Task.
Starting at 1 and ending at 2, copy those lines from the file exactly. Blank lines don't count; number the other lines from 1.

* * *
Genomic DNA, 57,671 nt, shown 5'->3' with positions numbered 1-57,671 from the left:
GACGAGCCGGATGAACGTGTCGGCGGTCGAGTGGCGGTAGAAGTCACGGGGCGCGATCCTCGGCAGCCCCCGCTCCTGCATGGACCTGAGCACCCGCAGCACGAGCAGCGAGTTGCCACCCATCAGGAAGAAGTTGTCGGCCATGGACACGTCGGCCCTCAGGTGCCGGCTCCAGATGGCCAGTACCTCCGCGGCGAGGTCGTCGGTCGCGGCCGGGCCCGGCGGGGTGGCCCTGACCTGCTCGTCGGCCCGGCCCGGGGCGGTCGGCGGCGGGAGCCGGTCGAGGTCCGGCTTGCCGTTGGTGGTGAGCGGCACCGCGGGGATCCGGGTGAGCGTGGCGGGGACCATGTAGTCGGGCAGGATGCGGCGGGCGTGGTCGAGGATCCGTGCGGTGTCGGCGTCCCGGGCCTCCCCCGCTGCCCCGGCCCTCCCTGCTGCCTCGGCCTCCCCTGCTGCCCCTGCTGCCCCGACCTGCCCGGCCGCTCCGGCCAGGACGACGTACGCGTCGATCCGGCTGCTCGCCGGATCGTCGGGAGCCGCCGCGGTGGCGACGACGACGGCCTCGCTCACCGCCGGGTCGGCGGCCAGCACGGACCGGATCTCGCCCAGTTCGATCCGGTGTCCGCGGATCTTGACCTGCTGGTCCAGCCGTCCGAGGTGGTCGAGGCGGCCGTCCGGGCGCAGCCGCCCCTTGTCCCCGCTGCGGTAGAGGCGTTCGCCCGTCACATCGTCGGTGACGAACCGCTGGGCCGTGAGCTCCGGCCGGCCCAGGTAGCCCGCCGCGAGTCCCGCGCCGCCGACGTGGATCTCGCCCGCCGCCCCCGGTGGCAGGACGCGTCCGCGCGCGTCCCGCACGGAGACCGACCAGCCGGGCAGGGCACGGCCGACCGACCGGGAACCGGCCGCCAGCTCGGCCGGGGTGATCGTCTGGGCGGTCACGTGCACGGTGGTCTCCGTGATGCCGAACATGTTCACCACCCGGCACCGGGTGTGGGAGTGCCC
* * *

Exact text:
Genomic DNA, 57,671 nt, shown 5'->3' with positions numbered 1-57,671 from the left:
GACGAGCCGGATGAACGTGTCGGCGGTCGAGTGGCGGTAGAAGTCACGGGGCGCGATCCTCGGCAGCCCCCGCTCCTGCATGGACCTGAGCACCCGCAGCACGAGCAGCGAGTTGCCACCCATCAGGAAGAAGTTGTCGGCCATGGACACGTCGGCCCTCAGGTGCCGGCTCCAGATGGCCAGTACCTCCGCGGCGAGGTCGTCGGTCGCGGCCGGGCCCGGCGGGGTGGCCCTGACCTGCTCGTCGGCCCGGCCCGGGGCGGTCGGCGGCGGGAGCCGGTCGAGGTCCGGCTTGCCGTTGGTGGTGAGCGGCACCGCGGGGATCCGGGTGAGCGTGGCGGGGACCATGTAGTCGGGCAGGATGCGGCGGGCGTGGTCGAGGATCCGTGCGGTGTCGGCGTCCCGGGCCTCCCCCGCTGCCCCGGCCCTCCCTGCTGCCTCGGCCTCCCCTGCTGCCCCTGCTGCCCCGACCTGCCCGGCCGCTCCGGCCAGGACGACGTACGCGTCGATCCGGCTGCTCGCCGGATCGTCGGGAGCCGCCGCGGTGGCGACGACGACGGCCTCGCTCACCGCCGGGTCGGCGGCCAGCACGGACCGGATCTCGCCCAGTTCGATCCGGTGTCCGCGGATCTTGACCTGCTGGTCCAGCCGTCCGAGGTGGTCGAGGCGGCCGTCCGGGCGCAGCCGCCCCTTGTCCCCGCTGCGGTAGAGGCGTTCGCCCGTCACATCGTCGGTGACGAACCGCTGGGCCGTGAGCTCCGGCCGGCCCAGGTAGCCCGCCGCGAGTCCCGCGCCGCCGACGTGGATCTCGCCCGCCGCCCCCGGTGGCAGGACGCGTCCGCGCGCGTCCCGCACGGAGACCGACCAGCCGGGCAGGGCACGGCCGACCGACCGGGAACCGGCCGCCAGCTCGGCCGGGGTGATCGTCTGGGCGGTCACGTGCACGGTGGTCTCCGTGATGCCGAACATGTTCACCACCCGGCACCGGGTGTGGGAGTGCCC